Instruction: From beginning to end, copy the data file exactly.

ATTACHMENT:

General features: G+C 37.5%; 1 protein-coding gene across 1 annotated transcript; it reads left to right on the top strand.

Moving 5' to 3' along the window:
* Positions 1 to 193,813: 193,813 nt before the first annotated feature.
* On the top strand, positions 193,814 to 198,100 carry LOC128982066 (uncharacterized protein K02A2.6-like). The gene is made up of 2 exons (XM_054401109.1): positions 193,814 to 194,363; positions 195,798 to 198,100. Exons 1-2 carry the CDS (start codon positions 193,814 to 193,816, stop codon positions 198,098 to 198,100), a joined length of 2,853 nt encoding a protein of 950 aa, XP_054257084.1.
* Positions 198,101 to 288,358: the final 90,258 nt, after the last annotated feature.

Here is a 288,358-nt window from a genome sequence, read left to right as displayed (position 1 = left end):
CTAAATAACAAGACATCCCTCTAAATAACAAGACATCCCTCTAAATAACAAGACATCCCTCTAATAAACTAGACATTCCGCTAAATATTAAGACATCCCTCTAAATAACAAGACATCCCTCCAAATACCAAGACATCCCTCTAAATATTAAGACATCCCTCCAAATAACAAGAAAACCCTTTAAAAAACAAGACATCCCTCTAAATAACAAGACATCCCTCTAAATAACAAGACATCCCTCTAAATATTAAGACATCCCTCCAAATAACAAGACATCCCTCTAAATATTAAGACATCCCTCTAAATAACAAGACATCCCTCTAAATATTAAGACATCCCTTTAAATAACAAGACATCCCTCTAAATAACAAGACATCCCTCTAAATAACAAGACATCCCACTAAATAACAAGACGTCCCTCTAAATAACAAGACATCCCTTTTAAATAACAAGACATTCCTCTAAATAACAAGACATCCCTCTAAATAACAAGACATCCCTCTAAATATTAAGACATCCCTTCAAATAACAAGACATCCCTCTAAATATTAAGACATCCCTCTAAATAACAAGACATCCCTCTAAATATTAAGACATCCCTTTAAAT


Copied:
General features: G+C 37.5%; 1 protein-coding gene across 1 annotated transcript; it reads left to right on the top strand.

Moving 5' to 3' along the window:
* Positions 1 to 193,813: 193,813 nt before the first annotated feature.
* On the top strand, positions 193,814 to 198,100 carry LOC128982066 (uncharacterized protein K02A2.6-like). The gene is made up of 2 exons (XM_054401109.1): positions 193,814 to 194,363; positions 195,798 to 198,100. Exons 1-2 carry the CDS (start codon positions 193,814 to 193,816, stop codon positions 198,098 to 198,100), a joined length of 2,853 nt encoding a protein of 950 aa, XP_054257084.1.
* Positions 198,101 to 288,358: the final 90,258 nt, after the last annotated feature.

Here is a 288,358-nt window from a genome sequence, read left to right as displayed (position 1 = left end):
CTAAATAACAAGACATCCCTCTAAATAACAAGACATCCCTCTAAATAACAAGACATCCCTCTAATAAACTAGACATTCCGCTAAATATTAAGACATCCCTCTAAATAACAAGACATCCCTCCAAATACCAAGACATCCCTCTAAATATTAAGACATCCCTCCAAATAACAAGAAAACCCTTTAAAAAACAAGACATCCCTCTAAATAACAAGACATCCCTCTAAATAACAAGACATCCCTCTAAATATTAAGACATCCCTCCAAATAACAAGACATCCCTCTAAATATTAAGACATCCCTCTAAATAACAAGACATCCCTCTAAATATTAAGACATCCCTTTAAATAACAAGACATCCCTCTAAATAACAAGACATCCCTCTAAATAACAAGACATCCCACTAAATAACAAGACGTCCCTCTAAATAACAAGACATCCCTTTTAAATAACAAGACATTCCTCTAAATAACAAGACATCCCTCTAAATAACAAGACATCCCTCTAAATATTAAGACATCCCTTCAAATAACAAGACATCCCTCTAAATATTAAGACATCCCTCTAAATAACAAGACATCCCTCTAAATATTAAGACATCCCTTTAAAT